This is a Regency romance. It's unusual for me to review any romance, but I would never have thought that I would ever review a book in this particular romance sub-genre. Many romances contain characters that I find offensive, but there is nothing inherent in the structure of romances in general that requires women to be doormats or men to be arrogant. Regencies are inherently problematic for me. I hate the Regency milieu. I think that Regency romances glorify aristocrats and their lifestyle which I consider repellent. So the only type of Regency romance that I'd even be willing to read, would have to deal with characters who are outsiders that live in an entirely different context. This means that the only thing that would define the book as a Regency romance is that it takes place during the same early 19th century period. Miss Jacobson's Journey deals with Jews whose values are different from early 19th century English aristocrats. This is one of the reasons why this book is a breath of fresh air.
Miriam Jacobson herself is the best thing about the novel. Her family doesn't expect her to marry a man with a title of nobility. Instead they want her to accept an arranged marriage with a Talmudic scholar. Clever Miriam claims her right to an independent life by making a decision to which her family couldn't object. She would accompany her medical researcher uncle on his travels in order to take care of him. She hoped to have adventures in the process of assisting her uncle. I liked the fact that a Regency romance was presenting us with a heroine whose goal was to have adventures. She turned out to have opportunities to learn about medicine as her uncle practiced it, develop a working knowledge of a number of languages and a network of connections with her uncle's patients throughout Europe.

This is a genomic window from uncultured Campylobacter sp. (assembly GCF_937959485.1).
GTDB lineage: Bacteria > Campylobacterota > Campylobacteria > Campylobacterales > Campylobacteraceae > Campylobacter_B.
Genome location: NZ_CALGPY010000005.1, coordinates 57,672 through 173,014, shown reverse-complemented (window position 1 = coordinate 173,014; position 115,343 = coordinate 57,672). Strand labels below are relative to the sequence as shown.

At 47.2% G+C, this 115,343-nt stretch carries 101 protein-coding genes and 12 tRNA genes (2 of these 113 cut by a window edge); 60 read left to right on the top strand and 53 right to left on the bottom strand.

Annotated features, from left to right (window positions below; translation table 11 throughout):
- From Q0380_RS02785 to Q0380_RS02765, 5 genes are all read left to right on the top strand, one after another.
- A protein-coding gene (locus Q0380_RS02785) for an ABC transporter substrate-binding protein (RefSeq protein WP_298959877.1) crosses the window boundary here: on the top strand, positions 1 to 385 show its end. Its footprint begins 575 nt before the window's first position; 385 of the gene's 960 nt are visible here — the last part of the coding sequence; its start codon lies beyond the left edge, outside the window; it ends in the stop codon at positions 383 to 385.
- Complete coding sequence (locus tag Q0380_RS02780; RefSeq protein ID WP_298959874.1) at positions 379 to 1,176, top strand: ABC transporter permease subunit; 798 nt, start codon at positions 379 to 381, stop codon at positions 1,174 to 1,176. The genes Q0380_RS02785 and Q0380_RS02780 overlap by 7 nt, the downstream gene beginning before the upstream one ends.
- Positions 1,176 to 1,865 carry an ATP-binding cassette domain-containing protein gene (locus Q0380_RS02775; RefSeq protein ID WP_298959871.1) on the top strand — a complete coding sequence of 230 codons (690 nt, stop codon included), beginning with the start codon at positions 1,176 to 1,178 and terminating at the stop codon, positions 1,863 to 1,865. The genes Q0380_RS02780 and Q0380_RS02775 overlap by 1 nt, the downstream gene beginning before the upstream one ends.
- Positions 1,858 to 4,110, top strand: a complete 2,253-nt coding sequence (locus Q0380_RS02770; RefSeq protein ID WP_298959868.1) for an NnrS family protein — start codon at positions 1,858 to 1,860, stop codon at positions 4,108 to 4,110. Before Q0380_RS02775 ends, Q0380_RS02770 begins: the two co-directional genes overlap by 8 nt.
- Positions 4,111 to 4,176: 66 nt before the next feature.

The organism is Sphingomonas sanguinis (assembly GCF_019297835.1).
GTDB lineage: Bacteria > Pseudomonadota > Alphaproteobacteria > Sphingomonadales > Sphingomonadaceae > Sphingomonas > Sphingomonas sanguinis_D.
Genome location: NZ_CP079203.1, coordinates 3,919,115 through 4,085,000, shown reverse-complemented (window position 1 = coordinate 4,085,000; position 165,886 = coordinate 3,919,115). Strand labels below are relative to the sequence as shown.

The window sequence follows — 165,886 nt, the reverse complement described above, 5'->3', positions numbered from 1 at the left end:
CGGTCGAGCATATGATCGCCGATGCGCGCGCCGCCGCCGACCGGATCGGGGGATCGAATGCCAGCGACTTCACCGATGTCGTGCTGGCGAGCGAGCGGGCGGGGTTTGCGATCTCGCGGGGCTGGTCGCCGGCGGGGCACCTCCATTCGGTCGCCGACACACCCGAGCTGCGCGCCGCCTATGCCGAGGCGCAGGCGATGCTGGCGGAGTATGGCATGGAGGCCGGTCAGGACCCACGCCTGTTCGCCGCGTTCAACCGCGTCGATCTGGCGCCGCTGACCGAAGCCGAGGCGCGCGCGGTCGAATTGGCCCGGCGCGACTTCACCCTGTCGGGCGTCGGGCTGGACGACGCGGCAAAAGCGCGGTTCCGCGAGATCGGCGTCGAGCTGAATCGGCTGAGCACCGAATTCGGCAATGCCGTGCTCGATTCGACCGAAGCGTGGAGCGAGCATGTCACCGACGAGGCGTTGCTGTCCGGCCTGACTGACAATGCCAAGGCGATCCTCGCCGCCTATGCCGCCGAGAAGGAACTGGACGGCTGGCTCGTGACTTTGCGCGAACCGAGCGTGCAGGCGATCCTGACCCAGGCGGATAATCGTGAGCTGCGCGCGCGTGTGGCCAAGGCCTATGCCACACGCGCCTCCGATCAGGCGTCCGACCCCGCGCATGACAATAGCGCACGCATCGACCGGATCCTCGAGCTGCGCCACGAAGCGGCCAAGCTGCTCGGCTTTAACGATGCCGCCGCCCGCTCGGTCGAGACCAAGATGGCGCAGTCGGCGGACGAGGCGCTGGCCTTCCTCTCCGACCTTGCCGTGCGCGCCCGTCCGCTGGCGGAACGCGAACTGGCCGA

There is an English aristocrat in the novel who evolves as a character, and becomes somewhat more sympathetic over the course of the narrative. Carola Dunn portrays Lord Felix Roworth as a foil for the Jewish hero, Isaac Cohen. They are contrasting rivals for Miriam's affections. Isaac is as non-traditional in the context of a Regency as Miriam. I definitely preferred him over Lord Felix.
In addition to the romance drama, Miriam becomes involved in a secret mission against Napoleon that is facilitated by the influential Rothschild family who are real historical personages. I had read non-fiction dealing with 20th century Rothschilds, but I knew very little about earlier generations of Rothschilds. In Miss Jacobson's Journey, we learn about the role of the Rothschilds in the Napoleonic Wars, and something about their previous history. We also learn about the status of Jews during this period.
This is a very original and well-developed Regency romance. I loved the intelligence and adaptability of both the hero and heroine. I was impressed with Carola Dunn's authenticity in her depiction of the period and Jewish family life. It's definitely one of the best romances I've ever read.